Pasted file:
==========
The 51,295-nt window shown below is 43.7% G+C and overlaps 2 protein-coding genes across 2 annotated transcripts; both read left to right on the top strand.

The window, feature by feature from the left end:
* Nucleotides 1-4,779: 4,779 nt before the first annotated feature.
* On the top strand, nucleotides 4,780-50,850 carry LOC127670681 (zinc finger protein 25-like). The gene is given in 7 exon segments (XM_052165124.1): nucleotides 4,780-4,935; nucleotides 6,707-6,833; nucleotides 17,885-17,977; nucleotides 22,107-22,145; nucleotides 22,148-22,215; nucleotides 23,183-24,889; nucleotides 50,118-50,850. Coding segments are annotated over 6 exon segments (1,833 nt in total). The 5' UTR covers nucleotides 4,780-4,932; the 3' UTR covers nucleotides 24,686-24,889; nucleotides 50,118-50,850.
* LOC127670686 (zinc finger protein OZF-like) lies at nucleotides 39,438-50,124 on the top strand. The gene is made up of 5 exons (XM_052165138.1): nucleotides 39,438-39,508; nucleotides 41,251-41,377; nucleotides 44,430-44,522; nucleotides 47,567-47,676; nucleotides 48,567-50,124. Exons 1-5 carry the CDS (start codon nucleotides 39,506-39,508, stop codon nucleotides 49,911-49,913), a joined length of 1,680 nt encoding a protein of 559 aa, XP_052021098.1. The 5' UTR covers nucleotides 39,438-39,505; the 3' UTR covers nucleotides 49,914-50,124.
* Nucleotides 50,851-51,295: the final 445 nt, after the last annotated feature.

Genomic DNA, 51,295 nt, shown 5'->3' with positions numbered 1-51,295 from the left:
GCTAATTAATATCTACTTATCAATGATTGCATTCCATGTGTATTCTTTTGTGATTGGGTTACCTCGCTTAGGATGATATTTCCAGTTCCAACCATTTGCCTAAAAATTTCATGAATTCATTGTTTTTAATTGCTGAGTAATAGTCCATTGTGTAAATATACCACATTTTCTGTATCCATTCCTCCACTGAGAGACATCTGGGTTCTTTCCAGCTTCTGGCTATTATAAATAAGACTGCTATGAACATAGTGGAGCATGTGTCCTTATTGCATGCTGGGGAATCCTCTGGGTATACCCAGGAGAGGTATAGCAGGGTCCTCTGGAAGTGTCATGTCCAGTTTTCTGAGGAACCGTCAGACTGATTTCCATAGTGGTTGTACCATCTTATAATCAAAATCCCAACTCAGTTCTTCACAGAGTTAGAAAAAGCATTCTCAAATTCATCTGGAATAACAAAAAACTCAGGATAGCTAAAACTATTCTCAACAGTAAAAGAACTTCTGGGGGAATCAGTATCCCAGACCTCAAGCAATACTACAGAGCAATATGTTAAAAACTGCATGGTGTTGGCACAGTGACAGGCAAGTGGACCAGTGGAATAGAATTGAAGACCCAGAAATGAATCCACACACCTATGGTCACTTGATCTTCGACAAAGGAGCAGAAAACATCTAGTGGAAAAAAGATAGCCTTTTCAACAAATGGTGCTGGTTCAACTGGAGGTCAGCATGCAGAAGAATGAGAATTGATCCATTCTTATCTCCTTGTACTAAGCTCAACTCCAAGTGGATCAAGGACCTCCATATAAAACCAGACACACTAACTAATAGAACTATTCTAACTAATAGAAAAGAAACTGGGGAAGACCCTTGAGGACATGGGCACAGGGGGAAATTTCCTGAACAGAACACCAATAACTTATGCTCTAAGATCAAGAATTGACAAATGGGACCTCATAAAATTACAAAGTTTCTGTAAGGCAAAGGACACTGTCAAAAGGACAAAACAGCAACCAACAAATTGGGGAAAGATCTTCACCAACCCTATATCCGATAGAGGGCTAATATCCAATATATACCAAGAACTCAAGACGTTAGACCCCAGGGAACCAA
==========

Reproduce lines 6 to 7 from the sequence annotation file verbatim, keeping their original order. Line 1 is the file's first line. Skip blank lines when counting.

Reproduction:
* Nucleotides 50,851-51,295: the final 445 nt, after the last annotated feature.

Genomic DNA, 51,295 nt, shown 5'->3' with positions numbered 1-51,295 from the left: